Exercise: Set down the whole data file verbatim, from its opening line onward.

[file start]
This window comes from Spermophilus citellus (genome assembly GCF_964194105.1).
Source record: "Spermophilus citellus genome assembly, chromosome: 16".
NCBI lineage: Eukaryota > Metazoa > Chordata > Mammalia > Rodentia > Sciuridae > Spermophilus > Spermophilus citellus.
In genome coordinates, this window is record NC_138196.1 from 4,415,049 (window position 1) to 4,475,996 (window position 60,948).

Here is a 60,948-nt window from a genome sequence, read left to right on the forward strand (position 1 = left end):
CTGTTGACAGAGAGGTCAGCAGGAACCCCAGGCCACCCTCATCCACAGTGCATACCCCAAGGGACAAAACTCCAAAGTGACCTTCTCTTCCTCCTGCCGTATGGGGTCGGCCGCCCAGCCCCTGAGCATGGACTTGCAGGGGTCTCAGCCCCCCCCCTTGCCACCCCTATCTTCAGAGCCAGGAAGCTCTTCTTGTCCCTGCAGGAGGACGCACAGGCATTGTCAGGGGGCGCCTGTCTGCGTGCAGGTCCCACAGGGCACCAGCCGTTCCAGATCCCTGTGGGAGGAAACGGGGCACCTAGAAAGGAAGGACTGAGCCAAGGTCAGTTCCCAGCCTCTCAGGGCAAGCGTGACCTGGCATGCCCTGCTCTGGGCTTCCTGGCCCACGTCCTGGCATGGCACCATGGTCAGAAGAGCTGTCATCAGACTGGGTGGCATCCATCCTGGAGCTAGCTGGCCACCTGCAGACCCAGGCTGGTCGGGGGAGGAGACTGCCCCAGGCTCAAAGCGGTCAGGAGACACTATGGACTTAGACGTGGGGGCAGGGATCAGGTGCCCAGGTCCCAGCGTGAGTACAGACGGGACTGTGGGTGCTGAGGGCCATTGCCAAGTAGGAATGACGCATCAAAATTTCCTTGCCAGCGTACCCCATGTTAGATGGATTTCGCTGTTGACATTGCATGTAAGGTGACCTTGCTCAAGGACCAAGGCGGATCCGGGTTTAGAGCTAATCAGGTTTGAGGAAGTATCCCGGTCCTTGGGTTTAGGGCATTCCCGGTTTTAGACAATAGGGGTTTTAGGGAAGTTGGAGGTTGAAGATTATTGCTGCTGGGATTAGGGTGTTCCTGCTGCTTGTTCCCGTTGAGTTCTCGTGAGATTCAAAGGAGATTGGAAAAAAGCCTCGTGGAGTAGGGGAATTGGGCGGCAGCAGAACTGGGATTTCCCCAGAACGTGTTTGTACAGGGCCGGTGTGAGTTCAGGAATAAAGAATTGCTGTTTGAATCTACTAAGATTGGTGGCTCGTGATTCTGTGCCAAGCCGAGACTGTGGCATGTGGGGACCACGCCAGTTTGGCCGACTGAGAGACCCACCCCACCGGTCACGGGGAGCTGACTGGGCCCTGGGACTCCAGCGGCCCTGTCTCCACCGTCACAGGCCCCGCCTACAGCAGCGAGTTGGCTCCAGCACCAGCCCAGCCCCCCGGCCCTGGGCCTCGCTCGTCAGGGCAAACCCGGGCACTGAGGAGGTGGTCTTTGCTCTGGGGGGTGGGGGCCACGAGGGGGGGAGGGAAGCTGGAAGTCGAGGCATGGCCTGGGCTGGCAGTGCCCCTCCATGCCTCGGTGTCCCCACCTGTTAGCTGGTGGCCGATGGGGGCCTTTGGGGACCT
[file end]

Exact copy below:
This window comes from Spermophilus citellus (genome assembly GCF_964194105.1).
Source record: "Spermophilus citellus genome assembly, chromosome: 16".
NCBI lineage: Eukaryota > Metazoa > Chordata > Mammalia > Rodentia > Sciuridae > Spermophilus > Spermophilus citellus.
In genome coordinates, this window is record NC_138196.1 from 4,415,049 (window position 1) to 4,475,996 (window position 60,948).

Here is a 60,948-nt window from a genome sequence, read left to right on the forward strand (position 1 = left end):
CTGTTGACAGAGAGGTCAGCAGGAACCCCAGGCCACCCTCATCCACAGTGCATACCCCAAGGGACAAAACTCCAAAGTGACCTTCTCTTCCTCCTGCCGTATGGGGTCGGCCGCCCAGCCCCTGAGCATGGACTTGCAGGGGTCTCAGCCCCCCCCCTTGCCACCCCTATCTTCAGAGCCAGGAAGCTCTTCTTGTCCCTGCAGGAGGACGCACAGGCATTGTCAGGGGGCGCCTGTCTGCGTGCAGGTCCCACAGGGCACCAGCCGTTCCAGATCCCTGTGGGAGGAAACGGGGCACCTAGAAAGGAAGGACTGAGCCAAGGTCAGTTCCCAGCCTCTCAGGGCAAGCGTGACCTGGCATGCCCTGCTCTGGGCTTCCTGGCCCACGTCCTGGCATGGCACCATGGTCAGAAGAGCTGTCATCAGACTGGGTGGCATCCATCCTGGAGCTAGCTGGCCACCTGCAGACCCAGGCTGGTCGGGGGAGGAGACTGCCCCAGGCTCAAAGCGGTCAGGAGACACTATGGACTTAGACGTGGGGGCAGGGATCAGGTGCCCAGGTCCCAGCGTGAGTACAGACGGGACTGTGGGTGCTGAGGGCCATTGCCAAGTAGGAATGACGCATCAAAATTTCCTTGCCAGCGTACCCCATGTTAGATGGATTTCGCTGTTGACATTGCATGTAAGGTGACCTTGCTCAAGGACCAAGGCGGATCCGGGTTTAGAGCTAATCAGGTTTGAGGAAGTATCCCGGTCCTTGGGTTTAGGGCATTCCCGGTTTTAGACAATAGGGGTTTTAGGGAAGTTGGAGGTTGAAGATTATTGCTGCTGGGATTAGGGTGTTCCTGCTGCTTGTTCCCGTTGAGTTCTCGTGAGATTCAAAGGAGATTGGAAAAAAGCCTCGTGGAGTAGGGGAATTGGGCGGCAGCAGAACTGGGATTTCCCCAGAACGTGTTTGTACAGGGCCGGTGTGAGTTCAGGAATAAAGAATTGCTGTTTGAATCTACTAAGATTGGTGGCTCGTGATTCTGTGCCAAGCCGAGACTGTGGCATGTGGGGACCACGCCAGTTTGGCCGACTGAGAGACCCACCCCACCGGTCACGGGGAGCTGACTGGGCCCTGGGACTCCAGCGGCCCTGTCTCCACCGTCACAGGCCCCGCCTACAGCAGCGAGTTGGCTCCAGCACCAGCCCAGCCCCCCGGCCCTGGGCCTCGCTCGTCAGGGCAAACCCGGGCACTGAGGAGGTGGTCTTTGCTCTGGGGGGTGGGGGCCACGAGGGGGGGAGGGAAGCTGGAAGTCGAGGCATGGCCTGGGCTGGCAGTGCCCCTCCATGCCTCGGTGTCCCCACCTGTTAGCTGGTGGCCGATGGGGGCCTTTGGGGACCT